I have now had the pleasure of serving as President of the Chamber for just over two months. During this time, I have met with many members and going forward I hope to learn more about the opportunities and challenges you face in the Chinese market. Needless to say, my tenure as president so far has been an exciting and eventful period. Along with the launch of our annual Business Confidence Survey in late May, one of the highlights to date has been participating at the 19th EU-China Summit that took place in Brussels from 1st-2nd June.
This year’s summit was one of the most important in recent memory. The range of topics discussed by the two sides served to highlight the breadth, depth and importance of the bilateral relationship, including: the business environment in China and Europe, regional and global challenges, competition policy, investment, energy cooperation, connectivity, customs, trade, agriculture, research and innovation, tourism, maritime affairs and climate change. Since bilateral dialogues are ongoing in these areas, European business has an important opportunity to influence policy and help establish a fairer and more sustainable business environment in China. Since the European Chamber takes an active role in related proceedings, we strongly encourage members to become even more active than they already are, by utilising their respective Working Groups and helping to formulate relevant policy recommendations. The more we succeed in this endeavour, the more we will see members’ interests reflected in the outcomes of discussions.
One of the most important issues raised during this year’s summit was climate change. Since the US President, Donald Trump, has announced plans to withdraw the US from the Paris Accord, there is much that the EU and China can to do to provide forward-looking leadership on this critical global issue. European business takes sustainability, in its widest sense, very seriously. This is in part because leadership on economic, social and environmental sustainability is important for opening up new business opportunities and increasing existing operational efficiency. Environmental protection is already on the Chinese authorities’ agenda, from initiatives like the establishment of ecocities, and it is very much a priority for EU companies as well. These businesses recognise the importance of environmental conservation by adapting, innovating and inventing in the interests of sustainable development.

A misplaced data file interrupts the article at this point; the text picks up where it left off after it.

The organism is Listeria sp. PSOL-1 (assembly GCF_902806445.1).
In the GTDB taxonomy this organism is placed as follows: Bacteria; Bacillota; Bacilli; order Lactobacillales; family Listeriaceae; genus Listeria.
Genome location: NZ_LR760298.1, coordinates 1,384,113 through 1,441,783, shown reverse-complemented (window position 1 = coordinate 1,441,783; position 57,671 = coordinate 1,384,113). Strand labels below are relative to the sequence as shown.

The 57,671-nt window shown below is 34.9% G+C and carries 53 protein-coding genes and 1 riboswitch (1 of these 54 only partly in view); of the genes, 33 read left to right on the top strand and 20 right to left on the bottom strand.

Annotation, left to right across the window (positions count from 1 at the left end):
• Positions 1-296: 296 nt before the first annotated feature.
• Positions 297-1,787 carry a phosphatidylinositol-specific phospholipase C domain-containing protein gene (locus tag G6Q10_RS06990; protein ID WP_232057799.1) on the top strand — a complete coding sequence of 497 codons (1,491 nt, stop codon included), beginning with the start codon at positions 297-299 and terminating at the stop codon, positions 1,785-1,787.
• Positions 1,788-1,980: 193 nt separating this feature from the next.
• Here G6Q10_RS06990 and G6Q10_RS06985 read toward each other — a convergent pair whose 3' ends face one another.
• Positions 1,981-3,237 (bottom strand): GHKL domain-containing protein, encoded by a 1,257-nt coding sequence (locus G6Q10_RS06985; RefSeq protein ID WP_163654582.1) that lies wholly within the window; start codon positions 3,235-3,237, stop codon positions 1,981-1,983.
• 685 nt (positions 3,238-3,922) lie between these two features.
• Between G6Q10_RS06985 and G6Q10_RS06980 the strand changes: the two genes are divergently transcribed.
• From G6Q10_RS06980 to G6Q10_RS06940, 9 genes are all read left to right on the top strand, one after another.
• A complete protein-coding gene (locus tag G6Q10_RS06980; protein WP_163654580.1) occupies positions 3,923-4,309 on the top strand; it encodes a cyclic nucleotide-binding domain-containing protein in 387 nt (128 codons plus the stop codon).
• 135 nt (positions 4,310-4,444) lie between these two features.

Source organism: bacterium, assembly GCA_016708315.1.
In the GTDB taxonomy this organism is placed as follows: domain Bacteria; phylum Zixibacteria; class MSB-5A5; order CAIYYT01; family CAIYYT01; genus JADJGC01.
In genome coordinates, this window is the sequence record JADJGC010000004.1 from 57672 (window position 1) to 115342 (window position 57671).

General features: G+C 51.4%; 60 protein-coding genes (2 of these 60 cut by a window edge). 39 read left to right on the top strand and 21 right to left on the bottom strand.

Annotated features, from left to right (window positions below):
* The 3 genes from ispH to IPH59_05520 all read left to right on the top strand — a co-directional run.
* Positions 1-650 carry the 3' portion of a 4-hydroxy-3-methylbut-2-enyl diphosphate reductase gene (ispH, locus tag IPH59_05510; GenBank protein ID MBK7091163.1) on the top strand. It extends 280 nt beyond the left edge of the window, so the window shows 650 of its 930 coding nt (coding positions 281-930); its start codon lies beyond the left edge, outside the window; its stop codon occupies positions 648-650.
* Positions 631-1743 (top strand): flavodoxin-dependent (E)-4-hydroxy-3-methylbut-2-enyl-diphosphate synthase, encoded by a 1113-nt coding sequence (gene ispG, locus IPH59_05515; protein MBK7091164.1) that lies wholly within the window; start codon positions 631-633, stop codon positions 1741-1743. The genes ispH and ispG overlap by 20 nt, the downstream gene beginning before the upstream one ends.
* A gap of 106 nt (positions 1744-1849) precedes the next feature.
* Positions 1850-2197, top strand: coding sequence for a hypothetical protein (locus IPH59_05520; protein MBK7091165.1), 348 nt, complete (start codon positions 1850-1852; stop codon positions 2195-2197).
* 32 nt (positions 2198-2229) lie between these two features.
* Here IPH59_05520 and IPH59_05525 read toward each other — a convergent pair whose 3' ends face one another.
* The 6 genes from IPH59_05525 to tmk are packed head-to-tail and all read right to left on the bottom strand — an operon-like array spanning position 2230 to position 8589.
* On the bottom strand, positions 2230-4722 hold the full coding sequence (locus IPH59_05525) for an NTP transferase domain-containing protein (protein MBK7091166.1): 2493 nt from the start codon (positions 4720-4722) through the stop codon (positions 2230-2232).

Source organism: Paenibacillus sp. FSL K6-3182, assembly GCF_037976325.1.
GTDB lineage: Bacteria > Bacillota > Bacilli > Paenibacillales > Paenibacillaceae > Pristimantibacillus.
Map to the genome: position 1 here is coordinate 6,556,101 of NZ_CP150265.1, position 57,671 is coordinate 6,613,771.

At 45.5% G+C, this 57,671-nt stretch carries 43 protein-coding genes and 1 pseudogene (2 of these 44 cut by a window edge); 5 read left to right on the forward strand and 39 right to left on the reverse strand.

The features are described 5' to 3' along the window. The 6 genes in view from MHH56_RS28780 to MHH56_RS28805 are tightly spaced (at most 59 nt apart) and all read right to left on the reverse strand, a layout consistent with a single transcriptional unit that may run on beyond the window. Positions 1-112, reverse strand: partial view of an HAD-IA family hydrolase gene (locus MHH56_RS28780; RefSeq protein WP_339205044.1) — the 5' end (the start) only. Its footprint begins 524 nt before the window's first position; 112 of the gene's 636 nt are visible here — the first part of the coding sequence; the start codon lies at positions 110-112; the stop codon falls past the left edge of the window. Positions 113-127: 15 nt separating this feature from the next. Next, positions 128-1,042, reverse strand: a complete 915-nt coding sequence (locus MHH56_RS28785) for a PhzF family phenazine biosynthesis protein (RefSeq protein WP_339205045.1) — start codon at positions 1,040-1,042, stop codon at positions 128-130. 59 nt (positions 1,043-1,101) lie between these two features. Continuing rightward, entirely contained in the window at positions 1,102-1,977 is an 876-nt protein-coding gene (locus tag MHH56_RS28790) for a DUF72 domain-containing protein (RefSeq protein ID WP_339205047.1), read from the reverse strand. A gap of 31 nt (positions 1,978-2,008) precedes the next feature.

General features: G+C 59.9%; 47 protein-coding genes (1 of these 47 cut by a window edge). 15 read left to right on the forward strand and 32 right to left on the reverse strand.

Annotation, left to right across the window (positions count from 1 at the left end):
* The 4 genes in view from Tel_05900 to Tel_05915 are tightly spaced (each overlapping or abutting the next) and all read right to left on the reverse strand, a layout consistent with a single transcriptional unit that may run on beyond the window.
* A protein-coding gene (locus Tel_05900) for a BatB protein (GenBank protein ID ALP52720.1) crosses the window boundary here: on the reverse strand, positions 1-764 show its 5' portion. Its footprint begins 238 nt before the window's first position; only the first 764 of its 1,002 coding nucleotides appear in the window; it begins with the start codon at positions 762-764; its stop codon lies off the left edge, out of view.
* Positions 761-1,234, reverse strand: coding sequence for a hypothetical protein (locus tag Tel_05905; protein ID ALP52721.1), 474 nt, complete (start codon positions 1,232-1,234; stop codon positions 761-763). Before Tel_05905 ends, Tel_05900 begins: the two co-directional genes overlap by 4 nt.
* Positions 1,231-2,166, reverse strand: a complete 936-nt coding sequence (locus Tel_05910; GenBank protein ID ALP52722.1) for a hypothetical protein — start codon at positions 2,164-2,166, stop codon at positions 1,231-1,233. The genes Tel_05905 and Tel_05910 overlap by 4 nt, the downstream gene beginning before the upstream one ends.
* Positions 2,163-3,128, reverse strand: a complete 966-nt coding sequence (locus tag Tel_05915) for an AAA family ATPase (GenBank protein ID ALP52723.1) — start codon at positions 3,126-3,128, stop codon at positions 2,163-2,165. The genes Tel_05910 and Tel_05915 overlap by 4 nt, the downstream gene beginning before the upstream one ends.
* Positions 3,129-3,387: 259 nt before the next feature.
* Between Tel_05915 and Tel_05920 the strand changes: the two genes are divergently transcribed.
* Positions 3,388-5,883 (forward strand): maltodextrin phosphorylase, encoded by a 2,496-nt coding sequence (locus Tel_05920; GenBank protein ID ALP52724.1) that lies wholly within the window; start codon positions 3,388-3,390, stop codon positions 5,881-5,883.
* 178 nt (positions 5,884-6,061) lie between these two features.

For European enterprises to be able to take advantage of sustainable development opportunities in the Chinese business environment, it is important that all companies can compete on a level playing field, in order to guarantee that they can continue to innovate. As found in this year’s Business Confidence Survey, a high percentage of respondents see environmental rules and regulations being enforced more stringently for foreign-invested enterprises than they are for purely domestic companies. While in the short term this means that fully compliant companies face higher costs, in the longer term, it is the ones that are not required to improve and become more competitive that lose the most.
Beyond the environmental cost this creates, it also more broadly distorts markets. Unfortunately, while larger European companies often have the financial wherewithal to ride out such challenges, many smaller businesses risk being pushed out of the market by uneven enforcement. That is why the Chamber continues to push for even-handed enforcement of all rules and regulations, including environmentally-related ones.
European business is keen to help China meet its commitments under the Paris Accord and to improve both its business and physical environment. We do so by offering the most sustainable products and services as well as by sharing best practices for related regulatory frameworks. This issue of EURObiz sheds light on important topics raised during the EU-China Summit.